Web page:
Most real estate consumers are aware that real estate contracts are biased heavily in favour of the vendor, and contain a minefield of terms and conditions. But very few realise that some contracts contain “booby traps” that can do serious damage to BOTH parties!
First, we refer readers to our last posting about auction bullying. The auction is an easy means by which unfair and unconscionable special conditions can be concealed from the purchaser.
Of course, auction contracts are not the only ones to contain booby traps – they are found in real estate contracts of all kinds.
The unsuspecting purchaser, having signed the contract (with the assistance of the smiling estate agent), eventually delivers a copy to give to his or her lawyer. It is at this point that the full impact of the terms and conditions contained in the contract hits the purchaser like an exploding booby trap.
So, what kind of booby traps can a purchaser expect to find in a real estate contract? Lets analyse an example and see just how dangerous they can be.
Deposit Loss Booby Trap
A client came to us for pre-purchase legal advice, and we found this condition buried at the back of the contract in Special Conditions 17.3 and 17.4. These special conditions allow the vendor’s solicitors to invest the deposit, so that the vendor will get the benefit of interest earned on the deposit.
But what happens if the investment turns out to be a bad one? What if the sale fails, and the purchaser is entitled to a refund of the deposit, but the vendor can’t get the deposit back?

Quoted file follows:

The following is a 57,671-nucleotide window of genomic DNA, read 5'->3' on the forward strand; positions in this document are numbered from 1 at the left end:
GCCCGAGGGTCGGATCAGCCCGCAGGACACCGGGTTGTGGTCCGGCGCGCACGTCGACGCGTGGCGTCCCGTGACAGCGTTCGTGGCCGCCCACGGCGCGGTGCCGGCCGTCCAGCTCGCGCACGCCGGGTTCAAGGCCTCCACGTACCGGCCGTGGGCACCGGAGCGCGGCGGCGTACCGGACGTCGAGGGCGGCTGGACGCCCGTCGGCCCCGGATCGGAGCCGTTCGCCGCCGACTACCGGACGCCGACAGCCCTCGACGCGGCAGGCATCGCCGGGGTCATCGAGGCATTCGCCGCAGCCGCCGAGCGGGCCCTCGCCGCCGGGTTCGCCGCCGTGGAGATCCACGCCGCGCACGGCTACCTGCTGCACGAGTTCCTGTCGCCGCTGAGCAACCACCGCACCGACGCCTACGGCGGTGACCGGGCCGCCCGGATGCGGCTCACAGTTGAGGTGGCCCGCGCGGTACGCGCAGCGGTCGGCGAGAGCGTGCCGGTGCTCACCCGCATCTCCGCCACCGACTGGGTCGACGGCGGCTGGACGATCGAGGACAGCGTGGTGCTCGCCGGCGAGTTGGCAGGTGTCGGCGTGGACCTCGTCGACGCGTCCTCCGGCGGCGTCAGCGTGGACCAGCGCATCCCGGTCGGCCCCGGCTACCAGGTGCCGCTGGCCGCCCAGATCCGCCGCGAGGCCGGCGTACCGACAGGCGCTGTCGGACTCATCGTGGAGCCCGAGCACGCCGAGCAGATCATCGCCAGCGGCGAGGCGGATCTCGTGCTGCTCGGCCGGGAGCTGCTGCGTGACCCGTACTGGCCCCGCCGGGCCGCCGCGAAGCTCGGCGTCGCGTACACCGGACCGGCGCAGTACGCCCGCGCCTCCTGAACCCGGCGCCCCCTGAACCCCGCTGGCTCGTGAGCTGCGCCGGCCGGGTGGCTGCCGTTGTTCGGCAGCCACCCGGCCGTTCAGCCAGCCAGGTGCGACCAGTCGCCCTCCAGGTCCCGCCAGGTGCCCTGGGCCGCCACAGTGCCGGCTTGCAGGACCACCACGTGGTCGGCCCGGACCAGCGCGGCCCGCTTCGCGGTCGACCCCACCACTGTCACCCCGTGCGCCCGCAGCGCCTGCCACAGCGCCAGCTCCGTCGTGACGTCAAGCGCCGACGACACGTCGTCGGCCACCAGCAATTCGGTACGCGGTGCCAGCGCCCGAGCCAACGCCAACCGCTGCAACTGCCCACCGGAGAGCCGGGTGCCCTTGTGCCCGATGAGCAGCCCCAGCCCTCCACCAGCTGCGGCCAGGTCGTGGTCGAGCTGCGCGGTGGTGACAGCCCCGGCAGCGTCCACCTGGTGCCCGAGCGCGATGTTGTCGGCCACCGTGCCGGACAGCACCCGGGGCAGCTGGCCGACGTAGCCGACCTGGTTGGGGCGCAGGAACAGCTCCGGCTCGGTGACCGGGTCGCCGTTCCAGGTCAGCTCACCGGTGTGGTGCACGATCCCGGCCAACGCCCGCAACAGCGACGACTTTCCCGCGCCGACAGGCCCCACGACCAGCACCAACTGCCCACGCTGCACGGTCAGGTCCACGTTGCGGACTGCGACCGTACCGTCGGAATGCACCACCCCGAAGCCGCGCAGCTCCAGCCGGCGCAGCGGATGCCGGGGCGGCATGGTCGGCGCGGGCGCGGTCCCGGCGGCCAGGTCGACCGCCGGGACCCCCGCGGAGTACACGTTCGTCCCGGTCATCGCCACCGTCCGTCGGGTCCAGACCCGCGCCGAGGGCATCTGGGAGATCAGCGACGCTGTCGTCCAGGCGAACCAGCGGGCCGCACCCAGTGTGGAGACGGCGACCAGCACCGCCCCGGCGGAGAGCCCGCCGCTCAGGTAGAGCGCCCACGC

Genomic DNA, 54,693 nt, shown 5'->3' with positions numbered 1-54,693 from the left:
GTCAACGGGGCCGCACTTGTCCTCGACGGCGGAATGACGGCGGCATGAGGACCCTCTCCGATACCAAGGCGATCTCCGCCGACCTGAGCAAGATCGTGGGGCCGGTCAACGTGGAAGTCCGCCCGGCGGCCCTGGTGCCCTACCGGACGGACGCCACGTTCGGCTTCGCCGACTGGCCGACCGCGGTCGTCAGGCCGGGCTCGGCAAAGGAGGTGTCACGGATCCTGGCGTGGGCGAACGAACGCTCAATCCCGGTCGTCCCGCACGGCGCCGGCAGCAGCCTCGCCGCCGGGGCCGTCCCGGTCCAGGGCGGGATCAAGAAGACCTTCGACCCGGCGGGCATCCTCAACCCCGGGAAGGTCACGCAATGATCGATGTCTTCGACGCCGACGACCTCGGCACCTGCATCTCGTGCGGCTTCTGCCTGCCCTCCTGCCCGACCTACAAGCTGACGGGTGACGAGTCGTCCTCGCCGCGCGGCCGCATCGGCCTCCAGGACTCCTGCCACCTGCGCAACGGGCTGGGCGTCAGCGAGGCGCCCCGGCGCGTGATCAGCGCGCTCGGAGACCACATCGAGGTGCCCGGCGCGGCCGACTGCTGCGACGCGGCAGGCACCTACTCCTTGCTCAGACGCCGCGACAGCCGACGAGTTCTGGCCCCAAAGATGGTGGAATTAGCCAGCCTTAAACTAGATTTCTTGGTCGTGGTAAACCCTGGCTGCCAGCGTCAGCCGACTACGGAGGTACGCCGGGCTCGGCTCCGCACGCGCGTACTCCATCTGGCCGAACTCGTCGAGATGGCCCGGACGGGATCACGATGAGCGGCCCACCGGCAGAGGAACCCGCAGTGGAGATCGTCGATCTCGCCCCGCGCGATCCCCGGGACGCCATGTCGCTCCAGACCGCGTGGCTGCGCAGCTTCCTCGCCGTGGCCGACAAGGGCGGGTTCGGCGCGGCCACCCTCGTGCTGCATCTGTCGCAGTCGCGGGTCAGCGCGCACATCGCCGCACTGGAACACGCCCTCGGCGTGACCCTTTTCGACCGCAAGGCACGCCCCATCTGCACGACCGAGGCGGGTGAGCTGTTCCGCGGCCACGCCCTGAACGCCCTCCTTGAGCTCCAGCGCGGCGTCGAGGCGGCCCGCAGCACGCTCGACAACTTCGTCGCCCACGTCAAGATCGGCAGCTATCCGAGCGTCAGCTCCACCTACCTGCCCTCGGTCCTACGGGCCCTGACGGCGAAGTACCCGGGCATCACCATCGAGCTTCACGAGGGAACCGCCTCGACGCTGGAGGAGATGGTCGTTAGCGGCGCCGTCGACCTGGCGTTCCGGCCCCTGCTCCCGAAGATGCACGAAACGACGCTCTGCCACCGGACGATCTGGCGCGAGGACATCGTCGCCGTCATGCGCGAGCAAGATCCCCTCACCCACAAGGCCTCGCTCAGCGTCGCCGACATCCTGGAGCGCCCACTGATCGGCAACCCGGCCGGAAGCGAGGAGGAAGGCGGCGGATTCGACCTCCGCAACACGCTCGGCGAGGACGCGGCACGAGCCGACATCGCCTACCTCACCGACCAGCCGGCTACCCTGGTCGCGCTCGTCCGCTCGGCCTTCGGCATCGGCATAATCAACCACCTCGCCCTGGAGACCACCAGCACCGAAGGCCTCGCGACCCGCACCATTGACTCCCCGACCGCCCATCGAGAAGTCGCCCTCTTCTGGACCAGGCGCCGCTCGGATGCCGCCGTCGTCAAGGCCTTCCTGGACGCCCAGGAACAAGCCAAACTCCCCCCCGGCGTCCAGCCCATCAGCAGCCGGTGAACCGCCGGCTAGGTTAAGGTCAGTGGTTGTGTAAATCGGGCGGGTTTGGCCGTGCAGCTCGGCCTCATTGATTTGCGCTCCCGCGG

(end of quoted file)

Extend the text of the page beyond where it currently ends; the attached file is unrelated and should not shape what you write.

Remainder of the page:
The special condition covers that eventuality at 17.4.3:
“The party entitled to the deposit monies on their release, or on the completion, rescission or termination of the Contract, bears the risk of loss of the deposit moneys and the interest. If the vendors solicitors have complied with special condition 17.4 they are not responsible in any way that any loss occasioned by that investment of the deposit moneys.”
It should be noted that this special condition affects the vendor as well as the purchaser. We suspect that very few vendors would have any idea that such a condition has been added to the contract by their solicitor or conveyancer.
We have noticed this nasty special condition creeping into a number of real estate contracts in recent times, and we strongly advise all consumers to pay very careful attention to contracts prepared for them if they are selling, or presented to them if they are buying.
We will publish more examples of nasty special conditions in future postings.